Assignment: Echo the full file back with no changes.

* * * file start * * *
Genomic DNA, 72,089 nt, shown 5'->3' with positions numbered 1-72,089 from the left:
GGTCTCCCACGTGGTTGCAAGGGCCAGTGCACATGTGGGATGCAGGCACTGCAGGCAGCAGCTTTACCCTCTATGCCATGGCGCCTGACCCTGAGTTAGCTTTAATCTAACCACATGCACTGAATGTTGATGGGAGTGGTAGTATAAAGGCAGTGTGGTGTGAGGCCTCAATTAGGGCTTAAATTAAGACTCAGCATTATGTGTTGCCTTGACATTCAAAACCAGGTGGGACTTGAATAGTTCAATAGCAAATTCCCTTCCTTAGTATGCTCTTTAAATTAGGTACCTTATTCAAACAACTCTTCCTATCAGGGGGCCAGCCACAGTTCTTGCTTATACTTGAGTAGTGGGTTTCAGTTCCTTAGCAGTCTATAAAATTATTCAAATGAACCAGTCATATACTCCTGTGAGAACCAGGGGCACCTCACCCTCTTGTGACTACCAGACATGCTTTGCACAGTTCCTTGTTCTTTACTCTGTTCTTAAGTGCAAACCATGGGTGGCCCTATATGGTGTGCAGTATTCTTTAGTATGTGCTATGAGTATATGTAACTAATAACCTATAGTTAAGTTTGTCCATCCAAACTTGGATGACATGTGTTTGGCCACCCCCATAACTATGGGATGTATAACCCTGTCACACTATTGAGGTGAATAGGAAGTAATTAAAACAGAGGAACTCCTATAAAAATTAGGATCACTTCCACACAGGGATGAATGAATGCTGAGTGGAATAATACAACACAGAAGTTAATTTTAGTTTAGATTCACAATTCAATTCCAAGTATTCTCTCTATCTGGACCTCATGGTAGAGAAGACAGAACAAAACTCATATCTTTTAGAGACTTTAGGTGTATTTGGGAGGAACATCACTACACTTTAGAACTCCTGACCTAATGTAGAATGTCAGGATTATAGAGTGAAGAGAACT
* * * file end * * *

Genomic DNA, 72,089 nt, shown 5'->3' with positions numbered 1-72,089 from the left:
GGTCTCCCACGTGGTTGCAAGGGCCAGTGCACATGTGGGATGCAGGCACTGCAGGCAGCAGCTTTACCCTCTATGCCATGGCGCCTGACCCTGAGTTAGCTTTAATCTAACCACATGCACTGAATGTTGATGGGAGTGGTAGTATAAAGGCAGTGTGGTGTGAGGCCTCAATTAGGGCTTAAATTAAGACTCAGCATTATGTGTTGCCTTGACATTCAAAACCAGGTGGGACTTGAATAGTTCAATAGCAAATTCCCTTCCTTAGTATGCTCTTTAAATTAGGTACCTTATTCAAACAACTCTTCCTATCAGGGGGCCAGCCACAGTTCTTGCTTATACTTGAGTAGTGGGTTTCAGTTCCTTAGCAGTCTATAAAATTATTCAAATGAACCAGTCATATACTCCTGTGAGAACCAGGGGCACCTCACCCTCTTGTGACTACCAGACATGCTTTGCACAGTTCCTTGTTCTTTACTCTGTTCTTAAGTGCAAACCATGGGTGGCCCTATATGGTGTGCAGTATTCTTTAGTATGTGCTATGAGTATATGTAACTAATAACCTATAGTTAAGTTTGTCCATCCAAACTTGGATGACATGTGTTTGGCCACCCCCATAACTATGGGATGTATAACCCTGTCACACTATTGAGGTGAATAGGAAGTAATTAAAACAGAGGAACTCCTATAAAAATTAGGATCACTTCCACACAGGGATGAATGAATGCTGAGTGGAATAATACAACACAGAAGTTAATTTTAGTTTAGATTCACAATTCAATTCCAAGTATTCTCTCTATCTGGACCTCATGGTAGAGAAGACAGAACAAAACTCATATCTTTTAGAGACTTTAGGTGTATTTGGGAGGAACATCACTACACTTTAGAACTCCTGACCTAATGTAGAATGTCAGGATTATAGAGTGAAGAGAACT